There are many things that make me happy, and a sunflower field is close to the top of my list. There is such cheerful serenity contained in those flower that I can’t help but appreciate the incredible touches God has placed on the world for us to enjoy. If I asked you what makes you happy, I’m confident that you could come up with a nice list of very nice things. If I asked you if you were truly happy, what would you say?
Happiness is something that everyone strives for and it is unique because we don’t seek it for the purpose of anything else. It is considered an end in itself. This isn’t just me making that up, I have like Aristotle on my side. It’s something that everyone wants and yet no one can say exactly how to achieve it. This is because there is no one-size-fits-all manual on “how to be happy” (Although I would love one!) I firmly believe that God created us in order for us to experience His love and be eternally happy. This is where many people get angry or frustrated with God, because there are many times that we are not happy and we feel like God is not fulfilling His promise. I don’t know about you, but I would love to be happy and content every day, all the time. Unfortunately, life gets in the way. In the movie Dan in Real Life, Steve Carell wisely said,
There are going to be days, months, and maybe even years where we might feel like life is against us and our happiness is just out of our reach. Maybe we doubt that God remembers that He made us to be happy. For myself, in those times, one of the most annoying and unhelpful pieces of advice I can get is,
On days when I would not classify myself as “happy,” the fact that someone thinks I could be happy, but I just haven’t decided to be, seems a bit ridiculous to me. It also gives me a feeling of discouragement and failure to think thank maybe I just haven’t tried hard enough to be happy.
It’s true, when God promised us happiness, He did not promise unending earthly happiness. He did not promise success in our careers and a continual feeling of contentment. It’s easy to forget the big picture of our lives. If we are truly striving for sainthood, our success in the business world, our level of popularity, and our momentary feelings of happiness becomes secondary and immaterial. However, especially for me, this truth is way easier said than done. In the book In Conversation with God, the author writes,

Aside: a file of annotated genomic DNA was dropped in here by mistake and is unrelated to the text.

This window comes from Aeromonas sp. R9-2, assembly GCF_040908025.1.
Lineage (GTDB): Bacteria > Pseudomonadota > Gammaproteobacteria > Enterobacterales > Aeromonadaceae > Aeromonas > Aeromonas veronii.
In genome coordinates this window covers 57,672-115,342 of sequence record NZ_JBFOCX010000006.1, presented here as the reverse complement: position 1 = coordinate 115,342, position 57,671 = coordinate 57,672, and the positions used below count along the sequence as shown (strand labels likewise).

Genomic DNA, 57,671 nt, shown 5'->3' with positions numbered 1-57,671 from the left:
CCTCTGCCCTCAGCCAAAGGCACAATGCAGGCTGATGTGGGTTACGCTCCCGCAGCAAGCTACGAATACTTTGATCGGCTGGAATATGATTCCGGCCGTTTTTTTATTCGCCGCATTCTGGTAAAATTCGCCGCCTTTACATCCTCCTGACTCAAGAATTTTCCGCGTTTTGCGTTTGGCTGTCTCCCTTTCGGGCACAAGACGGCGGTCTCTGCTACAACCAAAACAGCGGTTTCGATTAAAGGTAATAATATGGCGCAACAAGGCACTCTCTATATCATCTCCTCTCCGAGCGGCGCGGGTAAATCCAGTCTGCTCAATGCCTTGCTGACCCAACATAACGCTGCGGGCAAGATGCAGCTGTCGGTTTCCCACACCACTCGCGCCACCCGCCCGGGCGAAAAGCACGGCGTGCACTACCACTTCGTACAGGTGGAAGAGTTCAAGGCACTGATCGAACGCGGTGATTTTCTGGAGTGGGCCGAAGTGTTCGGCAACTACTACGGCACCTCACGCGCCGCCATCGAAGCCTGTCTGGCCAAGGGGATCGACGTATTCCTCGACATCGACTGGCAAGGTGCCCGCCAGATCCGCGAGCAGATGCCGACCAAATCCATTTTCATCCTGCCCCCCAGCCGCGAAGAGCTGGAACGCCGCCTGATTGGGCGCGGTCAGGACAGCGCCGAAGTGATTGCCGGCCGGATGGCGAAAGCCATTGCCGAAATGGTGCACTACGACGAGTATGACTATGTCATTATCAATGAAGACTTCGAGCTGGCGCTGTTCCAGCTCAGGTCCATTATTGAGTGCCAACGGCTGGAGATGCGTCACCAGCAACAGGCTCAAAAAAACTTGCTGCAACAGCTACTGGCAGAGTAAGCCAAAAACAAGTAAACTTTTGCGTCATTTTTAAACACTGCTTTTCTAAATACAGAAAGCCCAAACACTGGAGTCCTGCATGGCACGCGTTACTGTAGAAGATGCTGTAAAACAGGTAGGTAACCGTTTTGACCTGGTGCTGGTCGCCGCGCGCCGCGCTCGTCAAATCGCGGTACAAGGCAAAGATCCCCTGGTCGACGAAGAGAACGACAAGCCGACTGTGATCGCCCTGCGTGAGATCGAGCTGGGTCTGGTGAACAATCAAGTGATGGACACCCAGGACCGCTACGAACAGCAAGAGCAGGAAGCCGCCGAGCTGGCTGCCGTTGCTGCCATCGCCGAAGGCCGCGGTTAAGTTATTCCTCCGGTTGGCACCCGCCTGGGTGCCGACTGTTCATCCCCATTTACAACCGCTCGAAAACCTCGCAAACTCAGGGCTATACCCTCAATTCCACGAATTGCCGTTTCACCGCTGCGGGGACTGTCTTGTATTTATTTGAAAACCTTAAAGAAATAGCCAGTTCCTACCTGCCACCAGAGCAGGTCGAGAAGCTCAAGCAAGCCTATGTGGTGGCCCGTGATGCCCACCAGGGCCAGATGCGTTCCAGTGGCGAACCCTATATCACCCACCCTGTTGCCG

“We must not forget that our greatest happiness
and our most authentic good
are not always those which we dream of and long for”
Maybe we think we know what we would need to be happy, but that is in a way saying that we know better than God. But the truth is that He knows us better than we know ourselves. God wants us to be happy, not only in eternal life, but in this earthly life as well. It might come in a different forms than what the world would expect, but be on guard, because it will turn up in the most unlikely places. There is a danger to spending a lot of time focusing on our own happiness and how to attain it and hold onto it. We have a difficult time looking outside ourselves to other see people. There are a few saints that I have read of that would wake up in the morning and the first word they would say was, “Serviam” which is Latin for “I will serve.” I think that is a beautiful way to start the day.
A problem that I struggle with is having exceedingly high expectations of myself and of different situations. If I take a step back and start each morning with the mentality of serving, even though it will be imperfectly, the people I encounter in my day, it changes the way I act, think, and react to situations that might normally make me “unhappy.” The “little disappointments” that life is full of take one a lesser meaning no longer acting as stumbling blocks but rather opportunities of offering little sacrifices to God.
Something else that has helped me when happiness is a struggle in that day, month, or even year, is to foster a spirit of gratitude. It helps to focus on the blessings we have instead of the list of things we really, really desire. I remember seeing a quote that said, “What if we woke up with the only things that we had thanked God for the day before?” How much of our prayer time is focused on asking for things instead of thanking Him for always providing for us, in little things as well as big things? Because for me at least, it’s the little things that bring me moments of pure joy, like sitting in my living room in the evening with all the lights off except the Christmas tree lights, or reconnecting with old friends, or taking the time to make an elegant breakfast…
No, maybe, in the moment, we can’t “choose” to be happy. And that is okay. But instead of focusing on our unhappiness, we should simply acknowledge what we are feeling and continue on with our lives instead of becoming mired in our misery. As we Catholics are aware of, our holiness does not depend on our feelings, and the same thing can go for our happiness. Happiness is not a prolonged feeling of contentment when everything is going right. I believe it has more to do with the adventure that we find ourselves on, but that is a post for tomorrow.